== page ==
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Migration and Home Affairs


Each person's deeply felt internal and individual experience of gender, which may or may not correspond with the sex assigned at birth, including the personal sense of the body (which may involve, if freely chosen, modifications of bodily appearance or function by medical, surgical or other means) and other expressions of gender, including dress, speech and mannerism.


Yogyakarta principles on the application of international human rights law in relation to sexual orientation and gender identity, March 2006.


  • BG: полова идентичност
  • CS: genderová identita
  • DE: Geschlechtsidentität
  • EL: ταυτότητα φύλου
  • EN: gender identity
  • ES: n/a
  • ET: sooidentiteet/ sooline identiteet
  • FI: sukupuoli-identiteetti
  • FR: identité de genre
  • GA: féiniúlacht inscne
  • HU: nemi identitás
  • IT: identità di genere
  • LT: lytinė tapatybė
  • LV: dzimtes/dzimtiskā identitāte
  • MT: Identità tal-ġeneru
  • NL: genderidentiteit
  • PL: tożsamość płciowa
  • PT: identidade de género
  • RO: n/a
  • SK: rodová identifikácia / rodová identita
  • SL: spolna identiteta
  • SV: könsidentitet
  • NO: kjønnsidentitet

Related Term(s)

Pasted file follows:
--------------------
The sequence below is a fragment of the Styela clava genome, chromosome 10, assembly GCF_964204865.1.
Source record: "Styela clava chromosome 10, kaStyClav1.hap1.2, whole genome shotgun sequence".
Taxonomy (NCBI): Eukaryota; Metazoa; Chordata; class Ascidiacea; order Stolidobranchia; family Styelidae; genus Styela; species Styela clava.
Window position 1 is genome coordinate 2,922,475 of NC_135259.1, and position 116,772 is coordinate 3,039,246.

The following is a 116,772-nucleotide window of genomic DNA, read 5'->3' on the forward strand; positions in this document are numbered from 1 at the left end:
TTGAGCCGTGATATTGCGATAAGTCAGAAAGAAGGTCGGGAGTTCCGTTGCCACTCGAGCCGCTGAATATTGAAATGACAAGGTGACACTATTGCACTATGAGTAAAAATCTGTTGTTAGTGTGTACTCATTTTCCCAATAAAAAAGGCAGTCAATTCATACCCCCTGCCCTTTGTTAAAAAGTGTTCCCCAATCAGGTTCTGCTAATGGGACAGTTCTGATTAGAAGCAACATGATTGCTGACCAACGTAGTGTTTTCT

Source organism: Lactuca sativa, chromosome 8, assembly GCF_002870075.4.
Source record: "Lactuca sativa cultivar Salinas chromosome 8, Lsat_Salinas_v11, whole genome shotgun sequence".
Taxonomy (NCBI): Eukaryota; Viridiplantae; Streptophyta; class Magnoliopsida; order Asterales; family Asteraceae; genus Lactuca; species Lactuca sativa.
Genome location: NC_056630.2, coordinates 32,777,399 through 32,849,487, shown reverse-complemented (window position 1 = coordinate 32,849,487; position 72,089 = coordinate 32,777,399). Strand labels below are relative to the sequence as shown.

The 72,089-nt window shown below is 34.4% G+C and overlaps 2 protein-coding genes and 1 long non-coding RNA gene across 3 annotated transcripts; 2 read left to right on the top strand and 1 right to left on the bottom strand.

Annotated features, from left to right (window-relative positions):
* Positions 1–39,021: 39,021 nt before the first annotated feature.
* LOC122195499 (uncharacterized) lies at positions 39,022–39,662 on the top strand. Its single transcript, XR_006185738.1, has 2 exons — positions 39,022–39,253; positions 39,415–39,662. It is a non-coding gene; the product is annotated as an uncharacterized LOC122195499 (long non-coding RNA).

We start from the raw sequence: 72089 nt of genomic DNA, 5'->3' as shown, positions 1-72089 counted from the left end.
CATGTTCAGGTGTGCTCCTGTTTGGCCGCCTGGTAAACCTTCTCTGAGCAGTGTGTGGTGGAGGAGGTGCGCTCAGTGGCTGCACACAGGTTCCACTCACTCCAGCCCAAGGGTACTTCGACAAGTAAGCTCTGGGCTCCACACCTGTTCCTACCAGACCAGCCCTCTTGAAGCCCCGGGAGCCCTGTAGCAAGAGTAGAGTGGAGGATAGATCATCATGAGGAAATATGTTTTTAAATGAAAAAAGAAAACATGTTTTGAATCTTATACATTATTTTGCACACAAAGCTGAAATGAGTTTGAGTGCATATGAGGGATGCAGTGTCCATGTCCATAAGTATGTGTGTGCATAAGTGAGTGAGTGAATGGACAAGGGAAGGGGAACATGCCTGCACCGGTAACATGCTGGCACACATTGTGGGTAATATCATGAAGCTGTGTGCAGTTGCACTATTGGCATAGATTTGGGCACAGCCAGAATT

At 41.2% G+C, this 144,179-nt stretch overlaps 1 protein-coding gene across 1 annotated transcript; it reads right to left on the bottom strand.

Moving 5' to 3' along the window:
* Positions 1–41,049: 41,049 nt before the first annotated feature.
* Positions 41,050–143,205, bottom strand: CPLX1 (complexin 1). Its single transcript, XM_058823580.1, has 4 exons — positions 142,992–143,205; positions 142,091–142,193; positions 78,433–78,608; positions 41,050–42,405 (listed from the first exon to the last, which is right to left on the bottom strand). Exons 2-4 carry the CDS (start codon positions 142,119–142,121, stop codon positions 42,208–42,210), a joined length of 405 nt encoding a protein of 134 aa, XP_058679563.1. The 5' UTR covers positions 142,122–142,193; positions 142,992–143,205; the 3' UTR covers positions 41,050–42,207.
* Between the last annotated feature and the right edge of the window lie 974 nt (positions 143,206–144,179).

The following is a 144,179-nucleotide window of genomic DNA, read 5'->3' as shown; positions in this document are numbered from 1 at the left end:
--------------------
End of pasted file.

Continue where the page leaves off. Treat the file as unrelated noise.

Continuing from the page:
1. The Yogyakarta Principles, adopted in 2006, are a set of principles on the application of international human rights law in relation to sexual orientation and gender identity. Principle 23 includes the right to asylum.
  2. In 2017 a set of new principles on international human rights law relating to sexual orientation, gender identity, gender expression and sex characteristics (SOGIESC) were added, among others the right to state protection: “Everyone, regardless of sexual orientation, gender identity, gender expression or sex characteristics, has the right to State protection from violence, discrimination and other harm, whether by government officials or by any individual or group”. For more in-formation see: The Yogyakarta Principles plus 10 (YP+10), 2017.
  3. Gender identity can be a ground for protection under the Geneva Refugee Convention and Protocol and under EU international protection legislation.
  4. Art. 10 of Directive 2011/95/EU (Recast Qualification Directive) explicitly includes sexual orientation and gender identity among the possible reasons for persecution, both should be given due consideration when determining whether a person belongs to a particular social group under persecution.
  5. According to Art.18(3) of Directive 2013/33/EU (Recast Reception Conditions Directive) EU Member States must take into consideration gender concerns and the specific needs of vulnerable personssuch as LGBTI people within the premises and accommodation centres. Additionally, they are required to take appropriate measures to prevent assault and gender-based violence, including sexual assault and harassment into considerations in reception.